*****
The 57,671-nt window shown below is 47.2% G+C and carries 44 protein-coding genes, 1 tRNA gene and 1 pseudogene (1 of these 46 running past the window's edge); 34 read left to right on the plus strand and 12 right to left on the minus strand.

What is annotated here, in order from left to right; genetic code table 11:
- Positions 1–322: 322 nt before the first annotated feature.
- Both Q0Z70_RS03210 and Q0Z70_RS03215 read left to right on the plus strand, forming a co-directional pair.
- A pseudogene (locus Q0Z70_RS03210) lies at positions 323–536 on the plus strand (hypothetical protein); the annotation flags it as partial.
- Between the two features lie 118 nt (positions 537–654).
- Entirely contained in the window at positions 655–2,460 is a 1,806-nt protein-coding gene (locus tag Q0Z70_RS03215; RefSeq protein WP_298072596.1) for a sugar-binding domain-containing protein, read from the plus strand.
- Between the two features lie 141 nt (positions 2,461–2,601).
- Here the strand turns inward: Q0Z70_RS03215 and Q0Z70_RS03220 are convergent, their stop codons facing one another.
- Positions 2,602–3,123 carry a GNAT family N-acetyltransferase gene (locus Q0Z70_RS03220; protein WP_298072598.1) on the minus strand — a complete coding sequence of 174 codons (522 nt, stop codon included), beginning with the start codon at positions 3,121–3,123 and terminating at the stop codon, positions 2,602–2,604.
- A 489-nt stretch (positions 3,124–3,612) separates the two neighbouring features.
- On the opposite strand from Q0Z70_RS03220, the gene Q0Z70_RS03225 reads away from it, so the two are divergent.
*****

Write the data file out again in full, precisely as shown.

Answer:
The 57,671-nt window shown below is 47.2% G+C and carries 44 protein-coding genes, 1 tRNA gene and 1 pseudogene (1 of these 46 running past the window's edge); 34 read left to right on the plus strand and 12 right to left on the minus strand.

What is annotated here, in order from left to right; genetic code table 11:
- Positions 1–322: 322 nt before the first annotated feature.
- Both Q0Z70_RS03210 and Q0Z70_RS03215 read left to right on the plus strand, forming a co-directional pair.
- A pseudogene (locus Q0Z70_RS03210) lies at positions 323–536 on the plus strand (hypothetical protein); the annotation flags it as partial.
- Between the two features lie 118 nt (positions 537–654).
- Entirely contained in the window at positions 655–2,460 is a 1,806-nt protein-coding gene (locus tag Q0Z70_RS03215; RefSeq protein WP_298072596.1) for a sugar-binding domain-containing protein, read from the plus strand.
- Between the two features lie 141 nt (positions 2,461–2,601).
- Here the strand turns inward: Q0Z70_RS03215 and Q0Z70_RS03220 are convergent, their stop codons facing one another.
- Positions 2,602–3,123 carry a GNAT family N-acetyltransferase gene (locus Q0Z70_RS03220; protein WP_298072598.1) on the minus strand — a complete coding sequence of 174 codons (522 nt, stop codon included), beginning with the start codon at positions 3,121–3,123 and terminating at the stop codon, positions 2,602–2,604.
- A 489-nt stretch (positions 3,124–3,612) separates the two neighbouring features.
- On the opposite strand from Q0Z70_RS03220, the gene Q0Z70_RS03225 reads away from it, so the two are divergent.